The heat wave that engulfed the northwest of Canada and the US last month shattered long-standing temperature records by several degrees, with temperatures settling above 40°C for days and reaching 49.6°C — 4 degrees higher than the previous record — in the village of Lytton, Canada and 46.7°C in Portland city in Oregon, US.

This was the warmest temperature recorded in Portland — 5.6 degrees hotter than the daily maximum in June, according to Centres for Disease Control and Prevention (CDC).

The city is known for its rainy weather and little sunshine, but the blistering heat caught many unawares this time and demand for air conditioners and fans soared, the Reuters reported.

Germany received record rainfall this time, with Chancellor Angela Merkel describing it as a catastrophe of “historic scale”. Areas of Rhineland-Palatinate and North Rhine-Westphalia were hit by 148 litres of rain per square metre in just 48 hours in a part of Germany that usually sees about 80 litres in the entire month.

Flooding at Köln-Stammheim station was the most striking as it broke more than a dozen records with 154mm of rain in over 24 hours, obliterating the city’s previous daily rainfall high of 95mm.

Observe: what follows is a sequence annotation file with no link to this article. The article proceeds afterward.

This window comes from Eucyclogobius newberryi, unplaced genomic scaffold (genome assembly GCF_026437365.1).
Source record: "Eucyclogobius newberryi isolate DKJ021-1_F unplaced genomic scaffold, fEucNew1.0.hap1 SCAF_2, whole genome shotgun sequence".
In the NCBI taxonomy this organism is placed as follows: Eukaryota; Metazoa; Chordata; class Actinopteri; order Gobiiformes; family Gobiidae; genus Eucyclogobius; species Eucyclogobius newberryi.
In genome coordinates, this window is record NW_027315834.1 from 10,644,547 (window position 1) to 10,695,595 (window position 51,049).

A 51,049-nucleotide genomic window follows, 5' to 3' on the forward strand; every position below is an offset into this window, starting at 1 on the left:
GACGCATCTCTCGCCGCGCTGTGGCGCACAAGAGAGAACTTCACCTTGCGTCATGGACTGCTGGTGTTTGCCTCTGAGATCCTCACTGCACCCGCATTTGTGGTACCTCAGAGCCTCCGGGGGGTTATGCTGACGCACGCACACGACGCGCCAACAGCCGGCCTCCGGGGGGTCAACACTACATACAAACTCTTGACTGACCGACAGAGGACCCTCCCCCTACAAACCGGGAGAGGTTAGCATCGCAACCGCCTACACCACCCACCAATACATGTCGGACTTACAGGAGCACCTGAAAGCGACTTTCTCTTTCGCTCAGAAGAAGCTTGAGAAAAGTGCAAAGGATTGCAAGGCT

The NSW rainfall in March also broke records, causing the worst flooding on the mid-north coast since 1929, according to the emergency services minister David Elliott. Moreover, the floods came on the heels of other extreme weather events that happened in NSW over the recent years, including droughts, extreme heatwaves and the Black Summer bushfires.

Climate scientists have long predicted that human emissions would cause more floods, heatwaves, droughts, storms and other forms of extreme weather.

Is climate change responsible for extreme weather?

The rise in average global temperature is linked with widespread changes in weather patterns. Scientific studies indicate that extreme weather events like heat waves and extreme rainfall are likely to become more frequent or more intense with rising anthropogenic climate change.

Carbon dioxide in the atmosphere averaged 419 parts per million in May this year, according to the National Oceanic and Atmospheric Administration (NOAA). “That’s the 2021 peak for atmospheric carbon dioxide measured at NOAA’s Mauna Loa Atmospheric Baseline Observatory — the highest level in 63 years,” wrote NOAA in a tweet.